NOAA moves toward designating new national marine sanctuary off central California

NOAA moves toward designating new national marine sanctuary off central California
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The National Oceanic and Atmospheric Administration (NOAA) is moving toward designating a national marine sanctuary off the coast of central California.

In a statement on Tuesday, the agency said it is taking public comments for designating the Chumash Heritage National Marine Sanctuary in a 7,000 square mile-area adjacent to San Luis Obispo and Santa Barbara counties.

The agency is asking the public for input on the sanctuary’s name, its boundaries, compatible uses, and how best to promote marine science and education initiatives.

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NOAA administrator Rick Spinrad said the area “supports a way of life for many communities that rely on commercial fishing and enjoy recreational fishing, kayaking, surfing, diving, and wildlife watching.” 

"NOAA heard strong support from tribal leaders, a diverse set of groups, state officials, and several members of the California congressional delegation for moving forward with this proposed national marine sanctuary,” Spinrad said.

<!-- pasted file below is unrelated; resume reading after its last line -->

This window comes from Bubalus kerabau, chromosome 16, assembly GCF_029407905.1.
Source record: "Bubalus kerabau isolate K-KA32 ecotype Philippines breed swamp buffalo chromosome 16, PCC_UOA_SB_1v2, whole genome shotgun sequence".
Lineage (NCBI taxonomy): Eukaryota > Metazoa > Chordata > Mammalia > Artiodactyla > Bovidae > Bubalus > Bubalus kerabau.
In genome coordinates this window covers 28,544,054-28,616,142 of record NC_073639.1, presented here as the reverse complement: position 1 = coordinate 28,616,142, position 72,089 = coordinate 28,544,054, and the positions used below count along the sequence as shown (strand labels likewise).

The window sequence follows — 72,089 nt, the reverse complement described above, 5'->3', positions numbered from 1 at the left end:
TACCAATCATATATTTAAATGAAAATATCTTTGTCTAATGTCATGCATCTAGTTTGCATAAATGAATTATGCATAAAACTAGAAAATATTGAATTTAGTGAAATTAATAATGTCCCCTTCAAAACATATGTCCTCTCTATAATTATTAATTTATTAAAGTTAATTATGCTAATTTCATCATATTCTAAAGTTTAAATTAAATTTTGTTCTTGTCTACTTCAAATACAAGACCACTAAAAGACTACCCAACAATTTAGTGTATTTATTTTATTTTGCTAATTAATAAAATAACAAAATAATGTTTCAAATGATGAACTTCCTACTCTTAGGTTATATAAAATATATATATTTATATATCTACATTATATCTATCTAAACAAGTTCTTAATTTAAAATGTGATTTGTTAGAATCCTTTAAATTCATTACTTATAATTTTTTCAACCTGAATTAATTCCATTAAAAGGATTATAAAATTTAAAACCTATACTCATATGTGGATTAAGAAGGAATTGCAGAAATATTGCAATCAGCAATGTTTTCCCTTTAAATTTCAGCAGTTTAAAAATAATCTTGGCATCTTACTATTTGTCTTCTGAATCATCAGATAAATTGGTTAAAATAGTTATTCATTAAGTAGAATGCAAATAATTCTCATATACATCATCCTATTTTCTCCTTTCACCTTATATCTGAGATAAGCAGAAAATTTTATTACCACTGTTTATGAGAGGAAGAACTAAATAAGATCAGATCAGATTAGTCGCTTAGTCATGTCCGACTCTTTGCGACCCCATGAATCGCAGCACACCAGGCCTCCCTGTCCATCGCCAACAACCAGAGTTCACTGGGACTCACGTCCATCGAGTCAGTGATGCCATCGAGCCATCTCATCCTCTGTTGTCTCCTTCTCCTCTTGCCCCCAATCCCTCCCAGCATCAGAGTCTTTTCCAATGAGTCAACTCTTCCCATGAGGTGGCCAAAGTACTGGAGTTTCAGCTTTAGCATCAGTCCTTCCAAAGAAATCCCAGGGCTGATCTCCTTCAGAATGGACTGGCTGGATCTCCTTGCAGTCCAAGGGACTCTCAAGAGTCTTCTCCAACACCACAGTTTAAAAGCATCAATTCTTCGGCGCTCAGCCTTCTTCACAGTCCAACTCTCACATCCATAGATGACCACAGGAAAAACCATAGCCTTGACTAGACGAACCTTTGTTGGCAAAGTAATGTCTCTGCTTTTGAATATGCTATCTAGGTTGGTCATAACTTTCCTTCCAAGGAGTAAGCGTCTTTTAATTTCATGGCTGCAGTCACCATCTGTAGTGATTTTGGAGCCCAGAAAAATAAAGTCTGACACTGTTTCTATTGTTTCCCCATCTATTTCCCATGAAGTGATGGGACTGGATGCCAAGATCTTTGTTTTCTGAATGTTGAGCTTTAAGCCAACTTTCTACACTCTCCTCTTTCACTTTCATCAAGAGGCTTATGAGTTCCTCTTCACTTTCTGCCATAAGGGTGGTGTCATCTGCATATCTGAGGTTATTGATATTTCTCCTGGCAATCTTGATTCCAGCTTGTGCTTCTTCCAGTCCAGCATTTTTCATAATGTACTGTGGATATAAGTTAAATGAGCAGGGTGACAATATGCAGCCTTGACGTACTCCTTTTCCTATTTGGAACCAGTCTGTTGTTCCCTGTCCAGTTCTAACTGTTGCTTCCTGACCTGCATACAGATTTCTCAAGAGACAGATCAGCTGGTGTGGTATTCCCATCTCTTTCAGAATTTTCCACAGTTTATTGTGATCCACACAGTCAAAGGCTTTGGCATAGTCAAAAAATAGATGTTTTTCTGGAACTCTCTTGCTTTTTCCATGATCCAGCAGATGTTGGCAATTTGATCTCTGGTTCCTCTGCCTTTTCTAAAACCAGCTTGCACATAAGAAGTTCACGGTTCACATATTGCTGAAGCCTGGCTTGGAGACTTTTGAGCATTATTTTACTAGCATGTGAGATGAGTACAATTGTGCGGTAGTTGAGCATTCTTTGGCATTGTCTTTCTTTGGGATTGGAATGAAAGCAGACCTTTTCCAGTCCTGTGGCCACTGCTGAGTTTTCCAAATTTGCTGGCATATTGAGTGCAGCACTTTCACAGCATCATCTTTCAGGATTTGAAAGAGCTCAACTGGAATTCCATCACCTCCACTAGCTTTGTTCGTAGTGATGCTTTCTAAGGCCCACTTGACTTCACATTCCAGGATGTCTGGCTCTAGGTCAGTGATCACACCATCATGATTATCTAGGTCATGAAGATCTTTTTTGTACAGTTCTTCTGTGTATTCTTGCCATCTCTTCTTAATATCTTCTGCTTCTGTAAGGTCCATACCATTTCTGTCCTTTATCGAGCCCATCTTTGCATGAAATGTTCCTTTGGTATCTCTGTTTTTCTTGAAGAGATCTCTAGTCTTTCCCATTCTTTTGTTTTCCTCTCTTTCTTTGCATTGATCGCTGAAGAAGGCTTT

The designation is aimed at protecting the region’s marine ecosystem, heritage resources and cultural values of Indigenous communities while allowing NOAA to manage compatible uses within its boundaries, the agency said. 

The move aligns with an executive order President BidenJoe BidenPredictions of disaster for Democrats aren't guarantees of midterm failure A review of President Biden's first year on border policy  Vilsack accuses China of breaking commitments in Trump-era trade deal MORE signed in January in which he directed his administration to work with state and local leaders, as well as other stakeholders to conserve at least 30 percent of lands and waters by 2030.

The Northern Chumash Tribal Council asked the NOAA to consider the proposed sanctuary for designation in 2015.

In a statement, the council said it looks forward to working with NOAA to “collaboratively steward this critical coastline for the benefit of current and future generations.” 

NOAA said the area has tribal history and an internationally significant ecological transition zone, where cooler waters meet warmer waters, which provides a haven for marine mammals, invertebrates, seabirds and fish. The area also has kelp forests, beaches, coastal dunes and wetlands.

NOAA is seeking public comment on the proposed sanctuary until Jan. 10, 2022. It will hold three public virtual meetings on the proposal on Dec. 8, Dec. 13 and Jan. 6.